Managing and monitoring resilience in Australia’s national parks

Project start date: 01/02/2023
Project end date: 30/10/2024
NESP funding: $333,000 (GST-exclusive)

National parks and other protected areas are essential to solve the species-extinction crisis and restore biodiversity and resilient landscapes. This project is addressing urgent questions for the management of Commonwealth national parks and provide tools and case studies to benefit research users in other places.

Australia has committed to protecting 30% of its lands and seas by 2030. Making sure our existing protected areas, including national parks, are resilient will play a vital role in meeting our global commitments to protecting biodiversity.

Commonwealth national parks include World Heritage areas, Ramsar sites and priority places under the Australian Government’s Threatened species action plan 2022–2032. To make sure our national parks are resilient into the future, we need strategic prioritisation of management activities, informed by rigorous monitoring and evaluation, targeted research on critical gaps in our knowledge about species and systems, and development and testing of new technologies and methods for monitoring and management.

Key research areas

To address these challenges and enhance the resilience of Australia’s national parks, this project is:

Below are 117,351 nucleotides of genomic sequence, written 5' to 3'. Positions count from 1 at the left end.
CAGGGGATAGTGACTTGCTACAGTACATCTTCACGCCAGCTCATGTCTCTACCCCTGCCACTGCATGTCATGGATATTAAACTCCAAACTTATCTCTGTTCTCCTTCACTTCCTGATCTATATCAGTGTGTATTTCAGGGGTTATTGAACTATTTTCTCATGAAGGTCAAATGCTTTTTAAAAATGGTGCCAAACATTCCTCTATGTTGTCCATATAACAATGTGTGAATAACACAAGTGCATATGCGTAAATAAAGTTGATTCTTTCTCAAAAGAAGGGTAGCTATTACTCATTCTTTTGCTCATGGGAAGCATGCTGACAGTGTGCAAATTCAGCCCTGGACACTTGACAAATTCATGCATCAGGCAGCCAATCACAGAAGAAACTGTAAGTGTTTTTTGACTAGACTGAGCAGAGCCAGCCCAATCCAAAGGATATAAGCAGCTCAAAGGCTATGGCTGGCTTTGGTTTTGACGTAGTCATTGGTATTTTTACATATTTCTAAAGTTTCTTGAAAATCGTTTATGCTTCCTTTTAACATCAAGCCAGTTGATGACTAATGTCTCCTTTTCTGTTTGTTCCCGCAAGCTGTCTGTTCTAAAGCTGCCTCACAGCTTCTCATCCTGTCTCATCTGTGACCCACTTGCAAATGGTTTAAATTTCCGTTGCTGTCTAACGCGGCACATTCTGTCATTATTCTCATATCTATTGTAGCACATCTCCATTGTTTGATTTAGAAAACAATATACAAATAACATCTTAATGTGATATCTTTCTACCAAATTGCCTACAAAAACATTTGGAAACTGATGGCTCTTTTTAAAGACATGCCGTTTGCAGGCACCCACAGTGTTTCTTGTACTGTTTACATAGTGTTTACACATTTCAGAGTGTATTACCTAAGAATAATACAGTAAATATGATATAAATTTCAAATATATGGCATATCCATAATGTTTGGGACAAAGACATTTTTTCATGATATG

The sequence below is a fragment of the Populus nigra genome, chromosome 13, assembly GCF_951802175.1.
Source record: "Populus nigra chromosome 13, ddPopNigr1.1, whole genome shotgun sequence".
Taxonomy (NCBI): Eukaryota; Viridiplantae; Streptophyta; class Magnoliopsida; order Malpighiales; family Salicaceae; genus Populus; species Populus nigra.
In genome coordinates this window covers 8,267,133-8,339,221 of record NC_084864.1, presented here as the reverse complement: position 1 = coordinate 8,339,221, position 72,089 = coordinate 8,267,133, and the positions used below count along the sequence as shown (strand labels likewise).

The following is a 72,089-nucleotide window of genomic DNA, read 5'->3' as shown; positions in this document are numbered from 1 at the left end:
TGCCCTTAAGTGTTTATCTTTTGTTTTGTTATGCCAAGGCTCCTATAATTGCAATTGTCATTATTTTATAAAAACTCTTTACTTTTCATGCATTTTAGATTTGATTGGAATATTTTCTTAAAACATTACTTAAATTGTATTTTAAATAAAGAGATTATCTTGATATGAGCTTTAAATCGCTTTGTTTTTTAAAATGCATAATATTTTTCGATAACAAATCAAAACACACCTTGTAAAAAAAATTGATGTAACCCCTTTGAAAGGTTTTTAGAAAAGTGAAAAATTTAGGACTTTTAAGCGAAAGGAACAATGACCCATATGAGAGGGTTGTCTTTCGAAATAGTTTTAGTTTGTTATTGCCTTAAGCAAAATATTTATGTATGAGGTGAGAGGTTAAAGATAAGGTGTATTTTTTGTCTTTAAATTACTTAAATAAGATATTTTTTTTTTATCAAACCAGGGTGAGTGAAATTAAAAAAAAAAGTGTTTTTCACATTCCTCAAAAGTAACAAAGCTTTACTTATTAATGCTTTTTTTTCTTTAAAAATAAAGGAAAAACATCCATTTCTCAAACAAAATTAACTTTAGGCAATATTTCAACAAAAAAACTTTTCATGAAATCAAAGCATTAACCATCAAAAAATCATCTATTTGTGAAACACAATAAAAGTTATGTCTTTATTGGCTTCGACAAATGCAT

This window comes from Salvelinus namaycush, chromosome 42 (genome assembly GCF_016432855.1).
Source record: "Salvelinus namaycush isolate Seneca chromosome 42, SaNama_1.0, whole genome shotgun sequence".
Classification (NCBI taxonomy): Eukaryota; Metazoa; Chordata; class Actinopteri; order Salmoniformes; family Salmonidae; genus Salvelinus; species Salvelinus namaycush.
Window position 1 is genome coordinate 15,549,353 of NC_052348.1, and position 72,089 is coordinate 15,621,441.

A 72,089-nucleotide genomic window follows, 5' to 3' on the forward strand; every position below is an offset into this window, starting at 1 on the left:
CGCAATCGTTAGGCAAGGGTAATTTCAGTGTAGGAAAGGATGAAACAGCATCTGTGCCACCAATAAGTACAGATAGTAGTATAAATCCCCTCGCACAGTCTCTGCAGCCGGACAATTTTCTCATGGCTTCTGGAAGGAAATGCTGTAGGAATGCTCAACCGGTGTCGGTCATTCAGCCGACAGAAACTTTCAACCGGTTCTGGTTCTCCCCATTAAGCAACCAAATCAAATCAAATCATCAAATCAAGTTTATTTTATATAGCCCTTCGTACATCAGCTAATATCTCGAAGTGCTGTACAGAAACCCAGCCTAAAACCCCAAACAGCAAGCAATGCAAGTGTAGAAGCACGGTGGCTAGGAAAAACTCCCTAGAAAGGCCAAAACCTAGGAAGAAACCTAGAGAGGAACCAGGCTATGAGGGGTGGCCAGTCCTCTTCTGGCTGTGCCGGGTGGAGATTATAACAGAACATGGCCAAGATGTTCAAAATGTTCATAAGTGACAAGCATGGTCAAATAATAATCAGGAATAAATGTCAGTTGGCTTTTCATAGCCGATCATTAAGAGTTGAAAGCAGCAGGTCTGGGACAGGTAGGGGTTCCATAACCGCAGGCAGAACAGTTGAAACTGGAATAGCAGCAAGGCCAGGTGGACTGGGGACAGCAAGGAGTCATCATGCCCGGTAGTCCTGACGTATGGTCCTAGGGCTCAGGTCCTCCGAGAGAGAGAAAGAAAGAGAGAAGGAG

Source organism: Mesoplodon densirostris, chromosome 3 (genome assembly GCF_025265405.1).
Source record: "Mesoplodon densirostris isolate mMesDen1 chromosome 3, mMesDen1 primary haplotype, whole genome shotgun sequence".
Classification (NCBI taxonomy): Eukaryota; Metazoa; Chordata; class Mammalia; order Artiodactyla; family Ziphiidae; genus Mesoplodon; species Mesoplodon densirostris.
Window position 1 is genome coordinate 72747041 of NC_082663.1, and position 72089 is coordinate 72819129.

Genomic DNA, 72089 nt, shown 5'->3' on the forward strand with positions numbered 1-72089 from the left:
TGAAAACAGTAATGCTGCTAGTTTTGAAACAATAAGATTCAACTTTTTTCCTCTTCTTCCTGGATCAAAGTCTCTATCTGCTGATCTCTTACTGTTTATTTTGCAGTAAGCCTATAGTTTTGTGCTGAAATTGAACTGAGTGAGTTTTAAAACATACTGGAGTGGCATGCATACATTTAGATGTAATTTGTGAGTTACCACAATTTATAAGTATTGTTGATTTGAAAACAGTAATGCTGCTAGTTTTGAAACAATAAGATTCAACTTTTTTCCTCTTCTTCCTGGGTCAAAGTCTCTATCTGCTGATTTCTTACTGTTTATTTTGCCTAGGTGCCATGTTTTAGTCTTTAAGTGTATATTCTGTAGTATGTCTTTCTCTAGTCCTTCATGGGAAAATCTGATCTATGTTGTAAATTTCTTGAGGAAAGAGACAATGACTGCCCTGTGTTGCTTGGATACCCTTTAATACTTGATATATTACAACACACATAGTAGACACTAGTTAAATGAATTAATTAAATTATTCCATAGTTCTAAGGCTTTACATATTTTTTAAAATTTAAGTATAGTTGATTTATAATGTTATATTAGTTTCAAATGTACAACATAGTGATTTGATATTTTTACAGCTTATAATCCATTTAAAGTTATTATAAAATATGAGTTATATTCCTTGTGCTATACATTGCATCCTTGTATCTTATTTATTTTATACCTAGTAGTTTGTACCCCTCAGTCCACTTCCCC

• developing an integrated monitoring program for desert plants and animals in Uluṟu-Kata Tjuṯa National Park
  • developing acoustic monitoring methods to support species recovery and conservation in Christmas Island National Park
  • informing the strategic management direction of an island restoration program in Norfolk Island National Park.

Map showing the location of 3 national parks
This project is working across 3 Commonwealth national parks. Image: Resilient Landscapes Hub.

  • One project component will develop a monitoring program for flora and fauna at Uluṟu-Kata Tjuṯa National Park. Photo: Patch Clapp.
  • The Christmas Island white-eye is endemic to the forests of Christmas Island. Photo: Mark Lethlean.
  • The threatened Kermadec petrel makes its home on Phillip Island, part of Norfolk Island National Park. Photo: .
  • This project is working across 3 Commonwealth national parks. Image: Resilient Landscapes Hub.